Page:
Even if they are entitled to deletion, as in the circumstances outlined above, they still have the right to object and restrict the use of their information. Sometimes they don’t mind your company having your information stored, but they also don’t want you to use it in further processing. The rights to restrict processing and to object exist exactly for this purpose.
The processing of data may be restricted when data subjects are contesting the accuracy of data, when the data is unlawfully obtained and processed, or if it’s no longer needed for its original purpose, but needs to be stored because of pending legal action.
The right to object pertains to the use of personal data on the basis of public interest or legitimate interests of the company. As these bases are ‘shaky’ and sometimes open to interpretation, data subjects can object if they feel that such processing is without merit. If justified, the processing must be stopped. Your company faces the burden of proving that such use is indeed legitimate.
If personal data is being used for purposes of direct marketing and profiling, data subjects can object and such use must be stopped immediately, without question. Your company has no right to contest their objection.
Moving their data and automatic decision making
Users might wish to change their data processors, such as when changing services of similar nature, and they the right to demand easy and seamless transfer of data from one service to another. You cannot hold their hostage in order to keep them ‘chained’ to a single service.
Automatic decision making refers to the fact that their data may be processed by a computer, and they might be profiled without a human pair of eyes glossing over the information. These decisions can have significant effects – such as serving ads based on their predicted interests or, more importantly, evaluation of their work performance or credit-worthiness – and thus greatly affect their lives.
Of course, they have the right not to be subjected to automatic decision making in these cases. When asked to, you must give them an explanation of such decisions and they can challenge them with their own viewpoints. If required, you also must involve human intervention for decision-making.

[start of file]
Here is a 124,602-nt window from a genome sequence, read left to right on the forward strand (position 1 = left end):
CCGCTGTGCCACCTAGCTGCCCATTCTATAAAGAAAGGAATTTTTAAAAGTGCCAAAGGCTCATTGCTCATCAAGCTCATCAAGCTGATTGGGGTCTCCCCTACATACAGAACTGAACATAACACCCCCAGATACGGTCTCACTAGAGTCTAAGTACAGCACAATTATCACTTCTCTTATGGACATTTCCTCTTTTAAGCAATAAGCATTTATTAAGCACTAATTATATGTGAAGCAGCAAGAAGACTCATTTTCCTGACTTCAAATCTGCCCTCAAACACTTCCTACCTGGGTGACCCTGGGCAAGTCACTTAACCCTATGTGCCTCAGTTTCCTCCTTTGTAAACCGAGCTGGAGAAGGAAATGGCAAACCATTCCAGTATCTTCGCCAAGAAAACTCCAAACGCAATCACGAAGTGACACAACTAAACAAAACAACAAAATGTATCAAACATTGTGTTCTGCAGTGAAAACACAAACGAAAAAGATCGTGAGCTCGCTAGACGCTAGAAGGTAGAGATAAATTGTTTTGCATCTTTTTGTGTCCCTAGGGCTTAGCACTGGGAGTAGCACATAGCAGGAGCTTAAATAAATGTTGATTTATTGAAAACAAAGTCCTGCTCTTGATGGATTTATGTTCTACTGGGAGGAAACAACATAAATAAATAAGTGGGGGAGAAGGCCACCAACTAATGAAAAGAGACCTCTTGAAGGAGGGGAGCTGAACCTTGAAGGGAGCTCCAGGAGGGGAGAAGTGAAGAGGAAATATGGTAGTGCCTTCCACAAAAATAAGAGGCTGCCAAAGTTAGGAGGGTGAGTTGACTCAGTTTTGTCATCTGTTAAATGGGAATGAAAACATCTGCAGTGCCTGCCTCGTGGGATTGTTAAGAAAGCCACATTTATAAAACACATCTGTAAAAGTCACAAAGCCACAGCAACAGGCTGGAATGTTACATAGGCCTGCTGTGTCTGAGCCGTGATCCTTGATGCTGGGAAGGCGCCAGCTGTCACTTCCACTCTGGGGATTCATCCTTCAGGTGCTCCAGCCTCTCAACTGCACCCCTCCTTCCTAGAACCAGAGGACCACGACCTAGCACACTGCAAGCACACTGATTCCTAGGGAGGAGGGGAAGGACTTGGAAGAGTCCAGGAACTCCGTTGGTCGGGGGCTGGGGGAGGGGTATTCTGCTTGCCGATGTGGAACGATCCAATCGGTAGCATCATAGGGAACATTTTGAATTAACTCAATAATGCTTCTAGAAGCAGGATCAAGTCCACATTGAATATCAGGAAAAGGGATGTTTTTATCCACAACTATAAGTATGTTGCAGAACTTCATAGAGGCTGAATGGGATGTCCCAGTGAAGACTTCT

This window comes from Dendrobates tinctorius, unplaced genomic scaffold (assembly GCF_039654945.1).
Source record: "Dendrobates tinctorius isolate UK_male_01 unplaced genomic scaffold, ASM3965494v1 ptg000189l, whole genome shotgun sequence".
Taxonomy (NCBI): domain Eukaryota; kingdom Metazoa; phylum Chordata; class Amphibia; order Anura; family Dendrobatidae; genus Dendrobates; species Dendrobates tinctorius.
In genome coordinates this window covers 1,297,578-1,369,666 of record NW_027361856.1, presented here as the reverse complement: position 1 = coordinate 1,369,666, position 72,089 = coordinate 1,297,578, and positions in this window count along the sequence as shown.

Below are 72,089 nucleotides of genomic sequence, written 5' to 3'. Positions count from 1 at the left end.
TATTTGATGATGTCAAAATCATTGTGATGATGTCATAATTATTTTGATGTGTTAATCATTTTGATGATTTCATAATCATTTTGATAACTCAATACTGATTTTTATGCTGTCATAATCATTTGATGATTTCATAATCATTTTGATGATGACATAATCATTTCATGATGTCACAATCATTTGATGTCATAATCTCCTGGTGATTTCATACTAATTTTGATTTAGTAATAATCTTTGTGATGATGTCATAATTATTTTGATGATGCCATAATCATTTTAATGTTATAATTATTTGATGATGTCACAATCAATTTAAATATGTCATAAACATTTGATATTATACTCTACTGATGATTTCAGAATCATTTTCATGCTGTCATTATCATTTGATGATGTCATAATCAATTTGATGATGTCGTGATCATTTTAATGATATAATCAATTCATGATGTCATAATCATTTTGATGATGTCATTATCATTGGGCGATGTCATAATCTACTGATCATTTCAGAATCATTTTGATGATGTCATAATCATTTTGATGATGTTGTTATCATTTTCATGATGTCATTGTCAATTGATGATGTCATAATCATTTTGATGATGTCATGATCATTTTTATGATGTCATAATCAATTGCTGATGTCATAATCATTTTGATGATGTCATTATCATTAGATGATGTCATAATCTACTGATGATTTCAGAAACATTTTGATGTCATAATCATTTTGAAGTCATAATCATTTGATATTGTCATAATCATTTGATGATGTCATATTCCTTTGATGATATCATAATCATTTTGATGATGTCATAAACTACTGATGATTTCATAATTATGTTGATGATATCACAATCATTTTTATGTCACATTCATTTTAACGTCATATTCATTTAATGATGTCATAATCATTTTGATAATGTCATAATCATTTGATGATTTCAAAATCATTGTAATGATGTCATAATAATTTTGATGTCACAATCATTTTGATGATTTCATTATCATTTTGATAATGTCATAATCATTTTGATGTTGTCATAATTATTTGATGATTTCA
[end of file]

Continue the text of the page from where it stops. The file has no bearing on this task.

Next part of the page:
Rights of data subjects in case of infringement
Companies that don’t adhere to the regulations can quickly find themselves in trouble. The most common causes will be storing data for longer than necessary, sharing it with third parties without authorisation or refusal to delete the data.
Users are first expected to contact the company directly. Larger companies have personnel dedicated to privacy issues, any by law companies that process sensitive data must appoint a data protection officer. A sane company should respect data subjects’ rights, especially if it is plain that their requests are reasonable.
It the companies don’t budge, individuals can do more to get their own way. They can lodge a complaint against you with their local supervisory authority. Under the GDPR, there are 28 authorities – one in each EU member state. Users can simply complain to the authority in their country of residence, and the authorities handle the rest. They forward the complaint to the actually competent authority and cooperate with it.
Aside from these complaints, data subjects have the right to bring a company to court outright. The cases may be brought to court in a country of the individual’s residence or in a country where your company is based in. They may also bring a complaint to the court if the aren’t satisfied with the decision by the supervisory authority, of if their complaint has gone unanswered for over three month. Some cases have already been won this way, even under the current, outdated legislation.
Data subject wants compensation
The GDPR gives data subjects the right to demand compensation for damages caused by unlawful processing (or data breaches). Data controllers and processors are liable for any and all damages caused, unless such damage was not caused by their irresponsibility. These cases are brought to court under the same conditions as for rights infringements – in their country of residence or in the country where the company is based.
Aside from the compensation and remedies you will have to pay if they win a court case, you may also be fined by the supervisory authorities, and the fines are very steep – up to 4 percent of your global turnover or EUR 20 million.
In most ways, the GDPR is a step forward for ordinary people who now have more control over how their data is used. There are more ways of ensuring that the companies are ‘behaving’ correctly, and clearer regulations allow them lodge complaints more easily. This will increase the administrative workload, at least in the short term, and it is something you should budget for.